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Lautt WW. Hepatic Circulation: Physiology and Pathophysiology. San Rafael (CA): Morgan & Claypool Life Sciences; 2009.

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Hepatic Circulation: Physiology and Pathophysiology.

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Chapter 14Integrative Hepatic Response to Hemorrhage

The hepatic response to hemorrhage is an elegant example of interactive homeostatic mechanisms functioning to compensate for a severe homeostatic disturbance. In this chapter I will briefly review the hepatic vascular responses that have been discussed in several chapters in this monograph. In addition, I will incorporate the metabolic responses that regulate glucose metabolism and are intimately connected with both vascular and metabolic emergency responses.

A rapid hemorrhage leads to an immediate decrease in hepatic blood volume. The liver compensates for approximately 20% of either an increase or a decrease in circulating blood volume. Hepatic blood volume is able to be actively decreased (unstressed volume) by high levels of vasopressin or angiotensin (small effects) or by blood-borne catecholamines (small effect) or by activation of hepatic sympathetic nerves. Hepatic sympathetic nerve stimulation represents the most powerful regulator of hepatic blood volume. However, if all of these active regulators are eliminated by removing the pituitary and adrenal glands and kidneys and by hepatic denervation, the ability of the liver to respond to hemorrhage is impaired only slightly, as the passive effect of decreased portal flow and blood pressure result in a reduction in stressed blood volume [204]. Hemorrhage can result in expulsion of up to 50% of the entire blood content of the liver, which is equivalent to a 6–7% infusion of total blood volume. Hemorrhage appears to result in hepatic blood volume changes primarily through changes in stressed volume, as reducing portal inflow to the same extent as is produced during hemorrhage results in a similar level of capacitance response. Furthermore, the change in unstressed volume caused by nerve stimulation is unaltered if stressed volume is already reduced by hemorrhage. Thus, the effects of changes in stressed and unstressed volume can be additive (Figure 14.1).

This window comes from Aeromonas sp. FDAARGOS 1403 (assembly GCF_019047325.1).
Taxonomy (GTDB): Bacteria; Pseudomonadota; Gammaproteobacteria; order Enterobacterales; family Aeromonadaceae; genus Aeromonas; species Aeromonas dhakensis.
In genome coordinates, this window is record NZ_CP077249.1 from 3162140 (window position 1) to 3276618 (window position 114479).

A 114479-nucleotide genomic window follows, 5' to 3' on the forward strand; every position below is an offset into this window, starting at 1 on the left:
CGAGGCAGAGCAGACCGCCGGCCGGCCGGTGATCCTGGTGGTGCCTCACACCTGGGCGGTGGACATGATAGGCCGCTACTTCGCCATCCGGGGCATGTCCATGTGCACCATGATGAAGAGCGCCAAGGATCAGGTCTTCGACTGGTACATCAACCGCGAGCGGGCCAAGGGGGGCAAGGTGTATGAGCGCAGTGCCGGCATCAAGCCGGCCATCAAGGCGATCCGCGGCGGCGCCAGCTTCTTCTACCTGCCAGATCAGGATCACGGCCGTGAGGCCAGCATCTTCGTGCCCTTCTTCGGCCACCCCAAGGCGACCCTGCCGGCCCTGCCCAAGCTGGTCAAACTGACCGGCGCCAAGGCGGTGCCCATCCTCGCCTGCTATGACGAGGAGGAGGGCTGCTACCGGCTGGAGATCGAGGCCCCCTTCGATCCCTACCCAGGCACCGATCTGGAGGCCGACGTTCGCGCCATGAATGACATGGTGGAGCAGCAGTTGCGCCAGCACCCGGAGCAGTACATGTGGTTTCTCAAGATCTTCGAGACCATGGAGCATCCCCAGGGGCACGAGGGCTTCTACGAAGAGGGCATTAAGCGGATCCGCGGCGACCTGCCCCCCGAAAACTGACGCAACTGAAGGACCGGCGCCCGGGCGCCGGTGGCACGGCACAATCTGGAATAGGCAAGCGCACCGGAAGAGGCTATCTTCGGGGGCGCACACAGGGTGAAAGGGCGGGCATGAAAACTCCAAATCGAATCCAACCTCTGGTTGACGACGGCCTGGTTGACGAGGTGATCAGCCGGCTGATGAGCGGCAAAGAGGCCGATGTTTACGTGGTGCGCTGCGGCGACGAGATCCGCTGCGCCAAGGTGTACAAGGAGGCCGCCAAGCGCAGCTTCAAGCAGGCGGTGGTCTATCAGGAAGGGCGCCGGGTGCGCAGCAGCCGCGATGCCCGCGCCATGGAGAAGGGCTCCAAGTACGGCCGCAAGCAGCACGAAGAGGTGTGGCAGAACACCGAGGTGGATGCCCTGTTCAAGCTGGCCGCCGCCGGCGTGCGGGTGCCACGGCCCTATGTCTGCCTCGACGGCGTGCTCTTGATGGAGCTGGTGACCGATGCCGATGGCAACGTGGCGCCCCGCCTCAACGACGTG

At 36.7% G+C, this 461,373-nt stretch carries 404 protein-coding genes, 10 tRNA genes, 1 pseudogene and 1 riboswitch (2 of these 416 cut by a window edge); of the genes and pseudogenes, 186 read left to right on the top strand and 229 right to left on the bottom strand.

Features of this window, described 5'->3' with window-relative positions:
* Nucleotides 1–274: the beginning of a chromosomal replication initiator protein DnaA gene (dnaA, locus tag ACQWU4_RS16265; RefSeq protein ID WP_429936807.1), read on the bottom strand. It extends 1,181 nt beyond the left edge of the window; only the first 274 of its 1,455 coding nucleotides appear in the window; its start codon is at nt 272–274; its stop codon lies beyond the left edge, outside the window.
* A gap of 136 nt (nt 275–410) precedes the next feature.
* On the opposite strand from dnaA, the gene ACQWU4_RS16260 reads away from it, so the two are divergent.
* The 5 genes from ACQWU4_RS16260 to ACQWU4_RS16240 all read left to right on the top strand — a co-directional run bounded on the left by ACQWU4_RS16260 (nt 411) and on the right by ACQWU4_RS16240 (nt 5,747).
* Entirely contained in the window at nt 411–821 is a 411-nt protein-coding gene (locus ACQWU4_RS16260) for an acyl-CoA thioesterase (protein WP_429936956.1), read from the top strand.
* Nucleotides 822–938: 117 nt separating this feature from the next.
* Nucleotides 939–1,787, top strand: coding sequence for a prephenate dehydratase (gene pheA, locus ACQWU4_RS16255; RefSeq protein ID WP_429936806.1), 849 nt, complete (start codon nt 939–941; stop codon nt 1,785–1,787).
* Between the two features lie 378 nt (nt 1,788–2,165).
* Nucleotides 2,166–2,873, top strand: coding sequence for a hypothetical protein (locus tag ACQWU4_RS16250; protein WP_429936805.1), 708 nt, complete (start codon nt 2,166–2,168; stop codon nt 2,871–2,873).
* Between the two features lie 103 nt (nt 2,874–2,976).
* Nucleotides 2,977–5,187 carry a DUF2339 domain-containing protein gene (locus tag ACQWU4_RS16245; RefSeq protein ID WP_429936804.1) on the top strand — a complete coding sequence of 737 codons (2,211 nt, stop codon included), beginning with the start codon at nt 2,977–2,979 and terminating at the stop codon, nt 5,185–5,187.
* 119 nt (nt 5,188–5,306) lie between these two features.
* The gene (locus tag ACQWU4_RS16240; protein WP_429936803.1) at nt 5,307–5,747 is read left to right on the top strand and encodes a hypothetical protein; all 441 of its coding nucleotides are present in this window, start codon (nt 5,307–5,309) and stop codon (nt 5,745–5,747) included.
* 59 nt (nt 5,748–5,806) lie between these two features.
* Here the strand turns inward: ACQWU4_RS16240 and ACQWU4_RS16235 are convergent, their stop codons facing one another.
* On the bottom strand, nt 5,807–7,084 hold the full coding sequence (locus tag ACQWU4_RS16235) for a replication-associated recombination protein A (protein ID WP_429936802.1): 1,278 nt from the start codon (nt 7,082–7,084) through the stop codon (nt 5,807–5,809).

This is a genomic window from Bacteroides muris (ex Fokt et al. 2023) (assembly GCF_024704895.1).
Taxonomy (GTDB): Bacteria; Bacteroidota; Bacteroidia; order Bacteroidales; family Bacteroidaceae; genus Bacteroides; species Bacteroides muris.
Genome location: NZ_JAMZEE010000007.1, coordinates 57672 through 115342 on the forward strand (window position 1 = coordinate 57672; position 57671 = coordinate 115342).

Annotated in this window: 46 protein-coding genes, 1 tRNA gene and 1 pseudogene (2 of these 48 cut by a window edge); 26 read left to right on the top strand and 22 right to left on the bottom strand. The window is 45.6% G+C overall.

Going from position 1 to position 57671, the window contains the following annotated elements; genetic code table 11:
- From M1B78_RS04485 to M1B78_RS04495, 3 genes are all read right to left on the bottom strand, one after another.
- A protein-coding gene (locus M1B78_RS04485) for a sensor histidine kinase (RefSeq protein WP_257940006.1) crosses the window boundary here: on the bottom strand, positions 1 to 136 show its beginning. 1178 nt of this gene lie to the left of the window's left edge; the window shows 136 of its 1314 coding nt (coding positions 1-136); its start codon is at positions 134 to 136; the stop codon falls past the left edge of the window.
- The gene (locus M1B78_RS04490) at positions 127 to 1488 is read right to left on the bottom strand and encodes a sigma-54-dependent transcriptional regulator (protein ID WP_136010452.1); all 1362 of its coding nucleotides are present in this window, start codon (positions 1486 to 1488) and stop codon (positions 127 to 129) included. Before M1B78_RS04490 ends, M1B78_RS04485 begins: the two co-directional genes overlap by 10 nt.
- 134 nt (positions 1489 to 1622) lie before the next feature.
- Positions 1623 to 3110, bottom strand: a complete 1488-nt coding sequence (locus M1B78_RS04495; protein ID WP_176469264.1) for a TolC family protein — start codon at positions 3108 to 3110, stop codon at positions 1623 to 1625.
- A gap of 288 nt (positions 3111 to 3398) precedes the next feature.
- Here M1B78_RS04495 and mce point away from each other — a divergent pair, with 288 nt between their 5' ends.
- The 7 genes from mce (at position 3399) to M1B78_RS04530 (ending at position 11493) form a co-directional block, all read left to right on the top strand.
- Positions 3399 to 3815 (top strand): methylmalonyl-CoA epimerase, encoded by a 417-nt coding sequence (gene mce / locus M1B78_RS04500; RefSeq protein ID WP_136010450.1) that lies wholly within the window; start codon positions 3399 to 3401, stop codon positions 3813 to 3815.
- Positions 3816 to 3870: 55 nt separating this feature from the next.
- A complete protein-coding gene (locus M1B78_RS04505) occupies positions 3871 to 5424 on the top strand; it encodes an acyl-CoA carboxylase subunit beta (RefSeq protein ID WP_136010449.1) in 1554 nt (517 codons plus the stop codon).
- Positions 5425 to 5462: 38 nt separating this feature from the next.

FIGURE 14.1. Effects of hepatic nerve stimulation in one cat before and after hemorrhage.

FIGURE 14.1

Effects of hepatic nerve stimulation in one cat before and after hemorrhage. After the reduction in stressed volume after hemorrhage, change in unstressed volume produced by nerve stimulation is almost unchanged. Effects of passive and active mobilization (more...)

The major decrease in hepatic blood flow that occurs in response to hemorrhage is a result of arterial vasoconstriction of the splanchnic organs feeding the portal venous flow. This dramatic reduction in portal flow activates the hepatic arterial buffer response, which leads to dilation of the hepatic artery and thereby protects the oxygen supply of the liver [227].

The glycogenolytic response of the liver is also a major component of the homeostatic compensatory responses. Blood loss results in a rapid activation of glycogen breakdown in the liver leading to blood glucose increasing from a normal range of 100 mg% to as high as 800 mg%. This response is mediated by a redundant control system [210]. The system is redundant in that the hepatic glycogenolysis can be equally activated by the hepatic sympathetic nerves or the adrenal secretions of catecholamines. Elimination of either regulator produces minor impairment of the glycogenolytic response, whereas elimination of both regulators essentially eliminates the hyperglycemic response to hemorrhage. This demonstration is extremely important in that it is an example for the need for caution in interpretation of ablation studies. Lack of impact of elimination of one putative regulator does not allow the conclusion to be made that the regulator is not a significant factor. As long as either the hepatic nerves or the adrenal glands are intact, the response is maintained.